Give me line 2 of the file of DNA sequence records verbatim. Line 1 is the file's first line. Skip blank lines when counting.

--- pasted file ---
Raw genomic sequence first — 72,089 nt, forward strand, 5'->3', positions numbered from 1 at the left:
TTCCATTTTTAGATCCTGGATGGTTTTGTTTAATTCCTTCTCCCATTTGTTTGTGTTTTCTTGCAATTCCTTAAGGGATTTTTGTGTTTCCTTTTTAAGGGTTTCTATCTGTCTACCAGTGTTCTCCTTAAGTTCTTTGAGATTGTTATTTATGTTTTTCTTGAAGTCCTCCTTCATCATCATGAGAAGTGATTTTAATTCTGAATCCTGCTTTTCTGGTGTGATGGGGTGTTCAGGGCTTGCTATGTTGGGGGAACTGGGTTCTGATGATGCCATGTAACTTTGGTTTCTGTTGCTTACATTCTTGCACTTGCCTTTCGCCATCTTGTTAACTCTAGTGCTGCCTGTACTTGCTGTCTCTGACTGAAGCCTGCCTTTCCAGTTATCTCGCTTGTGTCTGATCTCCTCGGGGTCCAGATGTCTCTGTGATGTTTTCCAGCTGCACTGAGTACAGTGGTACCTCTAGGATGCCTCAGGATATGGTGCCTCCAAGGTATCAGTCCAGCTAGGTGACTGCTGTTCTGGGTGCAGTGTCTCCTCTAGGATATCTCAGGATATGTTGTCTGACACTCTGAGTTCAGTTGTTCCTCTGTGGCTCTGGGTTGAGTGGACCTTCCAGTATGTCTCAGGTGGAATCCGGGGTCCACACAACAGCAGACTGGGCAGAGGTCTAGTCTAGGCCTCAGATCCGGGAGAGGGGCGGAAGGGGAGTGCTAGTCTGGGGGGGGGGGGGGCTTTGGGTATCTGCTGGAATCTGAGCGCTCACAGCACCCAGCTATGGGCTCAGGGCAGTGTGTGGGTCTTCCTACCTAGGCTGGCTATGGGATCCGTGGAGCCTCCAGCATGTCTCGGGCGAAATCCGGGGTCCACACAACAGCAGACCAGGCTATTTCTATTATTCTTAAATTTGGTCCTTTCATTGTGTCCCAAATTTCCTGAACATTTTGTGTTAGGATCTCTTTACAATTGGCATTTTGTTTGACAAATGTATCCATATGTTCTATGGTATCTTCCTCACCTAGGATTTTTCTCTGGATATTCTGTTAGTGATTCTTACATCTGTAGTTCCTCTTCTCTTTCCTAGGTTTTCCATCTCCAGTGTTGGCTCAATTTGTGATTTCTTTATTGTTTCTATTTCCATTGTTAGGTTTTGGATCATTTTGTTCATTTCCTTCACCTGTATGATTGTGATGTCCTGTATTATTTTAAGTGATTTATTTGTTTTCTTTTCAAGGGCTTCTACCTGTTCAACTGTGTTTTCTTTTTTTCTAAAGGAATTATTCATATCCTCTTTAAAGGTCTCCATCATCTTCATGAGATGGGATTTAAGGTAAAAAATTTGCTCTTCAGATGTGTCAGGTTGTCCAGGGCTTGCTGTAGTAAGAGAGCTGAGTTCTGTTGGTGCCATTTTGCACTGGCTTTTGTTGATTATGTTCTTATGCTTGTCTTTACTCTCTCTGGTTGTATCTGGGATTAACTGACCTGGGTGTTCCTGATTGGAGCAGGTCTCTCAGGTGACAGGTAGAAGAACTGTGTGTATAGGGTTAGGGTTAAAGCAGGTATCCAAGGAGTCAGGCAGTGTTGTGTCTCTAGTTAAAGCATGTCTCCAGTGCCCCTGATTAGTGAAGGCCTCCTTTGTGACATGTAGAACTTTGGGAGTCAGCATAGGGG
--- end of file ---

TTCCATTTTTAGATCCTGGATGGTTTTGTTTAATTCCTTCTCCCATTTGTTTGTGTTTTCTTGCAATTCCTTAAGGGATTTTTGTGTTTCCTTTTTAAGGGTTTCTATCTGTCTACCAGTGTTCTCCTTAAGTTCTTTGAGATTGTTATTTATGTTTTTCTTGAAGTCCTCCTTCATCATCATGAGAAGTGATTTTAATTCTGAATCCTGCTTTTCTGGTGTGATGGGGTGTTCAGGGCTTGCTATGTTGGGGGAACTGGGTTCTGATGATGCCATGTAACTTTGGTTTCTGTTGCTTACATTCTTGCACTTGCCTTTCGCCATCTTGTTAACTCTAGTGCTGCCTGTACTTGCTGTCTCTGACTGAAGCCTGCCTTTCCAGTTATCTCGCTTGTGTCTGATCTCCTCGGGGTCCAGATGTCTCTGTGATGTTTTCCAGCTGCACTGAGTACAGTGGTACCTCTAGGATGCCTCAGGATATGGTGCCTCCAAGGTATCAGTCCAGCTAGGTGACTGCTGTTCTGGGTGCAGTGTCTCCTCTAGGATATCTCAGGATATGTTGTCTGACACTCTGAGTTCAGTTGTTCCTCTGTGGCTCTGGGTTGAGTGGACCTTCCAGTATGTCTCAGGTGGAATCCGGGGTCCACACAACAGCAGACTGGGCAGAGGTCTAGTCTAGGCCTCAGATCCGGGAGAGGGGCGGAAGGGGAGTGCTAGTCTGGGGGGGGGGGGGGCTTTGGGTATCTGCTGGAATCTGAGCGCTCACAGCACCCAGCTATGGGCTCAGGGCAGTGTGTGGGTCTTCCTACCTAGGCTGGCTATGGGATCCGTGGAGCCTCCAGCATGTCTCGGGCGAAATCCGGGGTCCACACAACAGCAGACCAGGCTATTTCTATTATTCTTAAATTTGGTCCTTTCATTGTGTCCCAAATTTCCTGAACATTTTGTGTTAGGATCTCTTTACAATTGGCATTTTGTTTGACAAATGTATCCATATGTTCTATGGTATCTTCCTCACCTAGGATTTTTCTCTGGATATTCTGTTAGTGATTCTTACATCTGTAGTTCCTCTTCTCTTTCCTAGGTTTTCCATCTCCAGTGTTGGCTCAATTTGTGATTTCTTTATTGTTTCTATTTCCATTGTTAGGTTTTGGATCATTTTGTTCATTTCCTTCACCTGTATGATTGTGATGTCCTGTATTATTTTAAGTGATTTATTTGTTTTCTTTTCAAGGGCTTCTACCTGTTCAACTGTGTTTTCTTTTTTTCTAAAGGAATTATTCATATCCTCTTTAAAGGTCTCCATCATCTTCATGAGATGGGATTTAAGGTAAAAAATTTGCTCTTCAGATGTGTCAGGTTGTCCAGGGCTTGCTGTAGTAAGAGAGCTGAGTTCTGTTGGTGCCATTTTGCACTGGCTTTTGTTGATTATGTTCTTATGCTTGTCTTTACTCTCTCTGGTTGTATCTGGGATTAACTGACCTGGGTGTTCCTGATTGGAGCAGGTCTCTCAGGTGACAGGTAGAAGAACTGTGTGTATAGGGTTAGGGTTAAAGCAGGTATCCAAGGAGTCAGGCAGTGTTGTGTCTCTAGTTAAAGCATGTCTCCAGTGCCCCTGATTAGTGAAGGCCTCCTTTGTGACATGTAGAACTTTGGGAGTCAGCATAGGGG